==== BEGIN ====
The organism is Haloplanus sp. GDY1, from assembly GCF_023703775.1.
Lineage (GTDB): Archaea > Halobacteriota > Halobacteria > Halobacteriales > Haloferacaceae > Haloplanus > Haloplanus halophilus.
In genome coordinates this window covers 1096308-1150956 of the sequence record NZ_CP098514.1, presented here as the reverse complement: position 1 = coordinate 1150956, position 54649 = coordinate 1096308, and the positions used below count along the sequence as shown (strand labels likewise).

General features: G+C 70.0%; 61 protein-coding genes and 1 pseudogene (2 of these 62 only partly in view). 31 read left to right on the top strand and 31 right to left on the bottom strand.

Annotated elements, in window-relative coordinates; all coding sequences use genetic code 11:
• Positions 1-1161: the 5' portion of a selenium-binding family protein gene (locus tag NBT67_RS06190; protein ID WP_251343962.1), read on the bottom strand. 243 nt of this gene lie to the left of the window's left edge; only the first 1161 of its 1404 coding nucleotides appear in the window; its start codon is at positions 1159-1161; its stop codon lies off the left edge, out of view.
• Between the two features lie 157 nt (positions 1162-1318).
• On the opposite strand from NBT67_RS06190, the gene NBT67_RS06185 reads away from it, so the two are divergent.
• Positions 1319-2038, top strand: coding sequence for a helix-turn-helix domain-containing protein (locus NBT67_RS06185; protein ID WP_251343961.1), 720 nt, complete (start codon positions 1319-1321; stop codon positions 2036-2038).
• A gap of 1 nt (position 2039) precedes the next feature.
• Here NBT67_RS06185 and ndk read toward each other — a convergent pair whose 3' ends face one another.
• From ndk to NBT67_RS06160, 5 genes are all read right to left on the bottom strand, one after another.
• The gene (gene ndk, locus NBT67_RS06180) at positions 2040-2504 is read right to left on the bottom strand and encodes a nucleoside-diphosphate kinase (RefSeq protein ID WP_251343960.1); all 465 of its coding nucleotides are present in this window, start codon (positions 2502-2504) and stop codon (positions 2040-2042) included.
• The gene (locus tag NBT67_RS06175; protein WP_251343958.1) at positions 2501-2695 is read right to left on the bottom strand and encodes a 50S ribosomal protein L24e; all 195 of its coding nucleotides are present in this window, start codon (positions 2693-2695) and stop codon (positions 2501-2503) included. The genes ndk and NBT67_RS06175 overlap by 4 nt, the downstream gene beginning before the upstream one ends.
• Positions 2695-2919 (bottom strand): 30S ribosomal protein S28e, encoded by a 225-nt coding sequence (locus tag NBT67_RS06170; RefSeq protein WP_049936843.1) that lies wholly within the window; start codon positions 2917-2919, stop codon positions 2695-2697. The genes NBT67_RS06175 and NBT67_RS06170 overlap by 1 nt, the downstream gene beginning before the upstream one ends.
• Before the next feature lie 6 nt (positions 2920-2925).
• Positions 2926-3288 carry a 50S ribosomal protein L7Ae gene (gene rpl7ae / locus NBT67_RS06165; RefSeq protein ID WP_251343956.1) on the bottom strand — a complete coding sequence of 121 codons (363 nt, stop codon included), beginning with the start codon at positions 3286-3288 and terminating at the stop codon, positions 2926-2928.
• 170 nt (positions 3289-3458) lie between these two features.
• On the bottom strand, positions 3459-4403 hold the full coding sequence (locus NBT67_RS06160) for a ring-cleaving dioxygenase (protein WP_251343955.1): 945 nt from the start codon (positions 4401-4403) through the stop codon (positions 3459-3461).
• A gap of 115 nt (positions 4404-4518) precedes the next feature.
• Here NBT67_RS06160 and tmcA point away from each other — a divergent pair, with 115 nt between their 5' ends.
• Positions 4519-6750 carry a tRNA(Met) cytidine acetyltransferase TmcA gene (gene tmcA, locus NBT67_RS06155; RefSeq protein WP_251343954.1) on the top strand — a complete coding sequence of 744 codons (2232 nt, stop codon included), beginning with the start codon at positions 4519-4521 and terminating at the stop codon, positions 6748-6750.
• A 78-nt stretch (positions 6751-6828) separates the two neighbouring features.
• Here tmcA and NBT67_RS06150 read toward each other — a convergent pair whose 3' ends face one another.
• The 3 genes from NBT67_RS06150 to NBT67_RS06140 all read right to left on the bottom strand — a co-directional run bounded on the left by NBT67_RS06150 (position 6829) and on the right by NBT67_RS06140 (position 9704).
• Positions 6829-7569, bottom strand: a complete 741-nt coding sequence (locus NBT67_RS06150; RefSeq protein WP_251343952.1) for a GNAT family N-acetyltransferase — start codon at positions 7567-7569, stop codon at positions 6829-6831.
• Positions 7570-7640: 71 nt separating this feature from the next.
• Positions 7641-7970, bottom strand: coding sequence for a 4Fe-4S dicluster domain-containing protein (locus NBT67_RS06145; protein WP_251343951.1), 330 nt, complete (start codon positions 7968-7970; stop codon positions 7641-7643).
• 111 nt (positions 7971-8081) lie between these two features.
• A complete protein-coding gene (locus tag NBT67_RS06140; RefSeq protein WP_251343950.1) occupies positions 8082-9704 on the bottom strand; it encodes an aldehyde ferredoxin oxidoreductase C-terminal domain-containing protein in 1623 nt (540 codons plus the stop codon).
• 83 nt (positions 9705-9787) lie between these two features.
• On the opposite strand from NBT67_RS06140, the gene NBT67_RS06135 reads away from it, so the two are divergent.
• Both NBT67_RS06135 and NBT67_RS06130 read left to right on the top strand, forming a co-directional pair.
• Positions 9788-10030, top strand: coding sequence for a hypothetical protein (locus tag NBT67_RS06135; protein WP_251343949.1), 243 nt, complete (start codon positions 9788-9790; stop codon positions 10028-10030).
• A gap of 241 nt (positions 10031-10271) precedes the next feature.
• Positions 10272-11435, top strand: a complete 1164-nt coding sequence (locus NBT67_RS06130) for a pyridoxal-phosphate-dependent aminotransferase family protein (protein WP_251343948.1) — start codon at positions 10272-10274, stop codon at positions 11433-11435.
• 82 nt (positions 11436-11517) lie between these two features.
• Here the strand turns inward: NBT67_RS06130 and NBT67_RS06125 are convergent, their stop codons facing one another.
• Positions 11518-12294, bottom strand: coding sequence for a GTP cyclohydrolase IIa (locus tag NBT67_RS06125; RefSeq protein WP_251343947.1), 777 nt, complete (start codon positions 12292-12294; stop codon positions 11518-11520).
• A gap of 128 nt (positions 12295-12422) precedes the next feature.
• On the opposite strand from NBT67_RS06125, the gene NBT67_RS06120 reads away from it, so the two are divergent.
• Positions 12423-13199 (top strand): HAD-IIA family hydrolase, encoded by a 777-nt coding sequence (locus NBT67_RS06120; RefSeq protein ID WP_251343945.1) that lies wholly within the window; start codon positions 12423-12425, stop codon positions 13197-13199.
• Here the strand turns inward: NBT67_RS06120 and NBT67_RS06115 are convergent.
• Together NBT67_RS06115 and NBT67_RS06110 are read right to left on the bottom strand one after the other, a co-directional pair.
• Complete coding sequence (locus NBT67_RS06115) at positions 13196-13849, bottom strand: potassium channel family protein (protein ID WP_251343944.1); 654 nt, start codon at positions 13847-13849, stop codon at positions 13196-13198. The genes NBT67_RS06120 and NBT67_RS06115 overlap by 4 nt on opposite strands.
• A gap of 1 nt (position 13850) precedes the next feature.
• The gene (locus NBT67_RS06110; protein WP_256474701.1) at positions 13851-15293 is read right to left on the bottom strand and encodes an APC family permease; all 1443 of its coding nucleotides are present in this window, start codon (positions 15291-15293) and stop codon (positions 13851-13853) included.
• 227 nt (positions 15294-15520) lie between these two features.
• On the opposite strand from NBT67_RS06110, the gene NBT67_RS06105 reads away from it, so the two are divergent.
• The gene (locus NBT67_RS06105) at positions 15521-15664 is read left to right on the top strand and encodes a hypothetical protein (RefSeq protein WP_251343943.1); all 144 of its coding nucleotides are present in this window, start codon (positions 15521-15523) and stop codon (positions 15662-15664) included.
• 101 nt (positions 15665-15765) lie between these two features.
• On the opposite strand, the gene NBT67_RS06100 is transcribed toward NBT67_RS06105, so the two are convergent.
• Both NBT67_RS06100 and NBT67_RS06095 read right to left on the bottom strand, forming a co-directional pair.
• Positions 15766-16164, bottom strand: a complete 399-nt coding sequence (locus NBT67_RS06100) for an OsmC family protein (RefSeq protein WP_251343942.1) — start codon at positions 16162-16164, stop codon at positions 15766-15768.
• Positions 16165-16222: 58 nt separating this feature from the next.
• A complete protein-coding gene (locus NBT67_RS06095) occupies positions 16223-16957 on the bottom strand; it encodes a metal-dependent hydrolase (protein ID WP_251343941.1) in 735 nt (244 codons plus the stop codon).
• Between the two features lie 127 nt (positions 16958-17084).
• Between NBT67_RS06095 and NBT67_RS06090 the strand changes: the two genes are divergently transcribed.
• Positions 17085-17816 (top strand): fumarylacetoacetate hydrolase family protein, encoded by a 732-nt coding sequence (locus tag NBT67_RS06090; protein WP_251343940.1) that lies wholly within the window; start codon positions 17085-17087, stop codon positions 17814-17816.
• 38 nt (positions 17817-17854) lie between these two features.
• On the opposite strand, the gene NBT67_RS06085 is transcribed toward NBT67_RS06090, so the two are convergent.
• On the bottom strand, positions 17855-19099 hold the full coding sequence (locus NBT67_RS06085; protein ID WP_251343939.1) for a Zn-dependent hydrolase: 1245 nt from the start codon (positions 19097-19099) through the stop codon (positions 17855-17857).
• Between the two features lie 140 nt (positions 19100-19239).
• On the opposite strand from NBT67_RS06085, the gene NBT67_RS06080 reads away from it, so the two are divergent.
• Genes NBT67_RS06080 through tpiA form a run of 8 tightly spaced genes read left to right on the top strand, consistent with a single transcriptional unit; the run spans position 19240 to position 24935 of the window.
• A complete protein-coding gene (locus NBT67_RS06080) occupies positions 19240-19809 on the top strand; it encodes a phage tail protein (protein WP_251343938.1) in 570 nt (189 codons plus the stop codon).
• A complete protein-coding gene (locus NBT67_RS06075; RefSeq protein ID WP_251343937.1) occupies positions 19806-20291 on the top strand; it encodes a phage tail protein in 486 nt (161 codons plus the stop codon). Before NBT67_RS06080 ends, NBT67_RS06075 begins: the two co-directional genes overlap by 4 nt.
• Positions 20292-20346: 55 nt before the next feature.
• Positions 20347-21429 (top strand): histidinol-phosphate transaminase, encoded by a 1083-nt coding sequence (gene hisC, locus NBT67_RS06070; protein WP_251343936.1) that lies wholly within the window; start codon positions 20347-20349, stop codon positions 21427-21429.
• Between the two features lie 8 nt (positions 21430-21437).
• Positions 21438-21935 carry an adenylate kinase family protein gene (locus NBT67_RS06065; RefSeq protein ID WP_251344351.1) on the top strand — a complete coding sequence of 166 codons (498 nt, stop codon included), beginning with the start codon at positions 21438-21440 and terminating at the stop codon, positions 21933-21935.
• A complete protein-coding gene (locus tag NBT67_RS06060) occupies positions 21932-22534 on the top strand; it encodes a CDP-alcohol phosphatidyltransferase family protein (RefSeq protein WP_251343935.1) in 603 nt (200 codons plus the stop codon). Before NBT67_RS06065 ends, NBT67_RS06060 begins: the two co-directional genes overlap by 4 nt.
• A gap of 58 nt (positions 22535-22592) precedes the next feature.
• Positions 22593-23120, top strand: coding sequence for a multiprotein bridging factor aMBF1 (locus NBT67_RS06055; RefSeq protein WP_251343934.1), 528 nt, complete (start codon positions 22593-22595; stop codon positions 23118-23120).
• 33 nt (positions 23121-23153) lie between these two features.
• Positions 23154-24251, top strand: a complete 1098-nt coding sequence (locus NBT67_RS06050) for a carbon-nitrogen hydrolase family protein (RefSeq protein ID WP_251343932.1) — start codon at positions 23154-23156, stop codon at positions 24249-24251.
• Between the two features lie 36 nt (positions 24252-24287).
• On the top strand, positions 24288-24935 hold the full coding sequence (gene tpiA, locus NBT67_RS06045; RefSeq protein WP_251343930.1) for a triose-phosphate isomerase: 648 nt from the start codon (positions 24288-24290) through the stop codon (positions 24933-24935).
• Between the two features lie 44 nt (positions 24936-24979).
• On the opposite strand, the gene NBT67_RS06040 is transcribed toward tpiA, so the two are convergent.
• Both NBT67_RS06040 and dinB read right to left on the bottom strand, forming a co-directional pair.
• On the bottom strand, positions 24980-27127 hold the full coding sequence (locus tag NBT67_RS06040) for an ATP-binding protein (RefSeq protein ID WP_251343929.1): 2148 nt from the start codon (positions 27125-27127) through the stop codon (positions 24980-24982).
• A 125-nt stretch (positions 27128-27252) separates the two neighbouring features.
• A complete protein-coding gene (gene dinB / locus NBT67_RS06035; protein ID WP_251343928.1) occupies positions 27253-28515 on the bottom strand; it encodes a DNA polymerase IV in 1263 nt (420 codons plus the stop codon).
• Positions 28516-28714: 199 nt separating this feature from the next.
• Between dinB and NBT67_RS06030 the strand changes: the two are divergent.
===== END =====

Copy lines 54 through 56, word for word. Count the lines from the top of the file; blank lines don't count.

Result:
• Positions 15766-16164, bottom strand: a complete 399-nt coding sequence (locus NBT67_RS06100) for an OsmC family protein (RefSeq protein WP_251343942.1) — start codon at positions 16162-16164, stop codon at positions 15766-15768.
• Positions 16165-16222: 58 nt separating this feature from the next.
• A complete protein-coding gene (locus NBT67_RS06095) occupies positions 16223-16957 on the bottom strand; it encodes a metal-dependent hydrolase (protein ID WP_251343941.1) in 735 nt (244 codons plus the stop codon).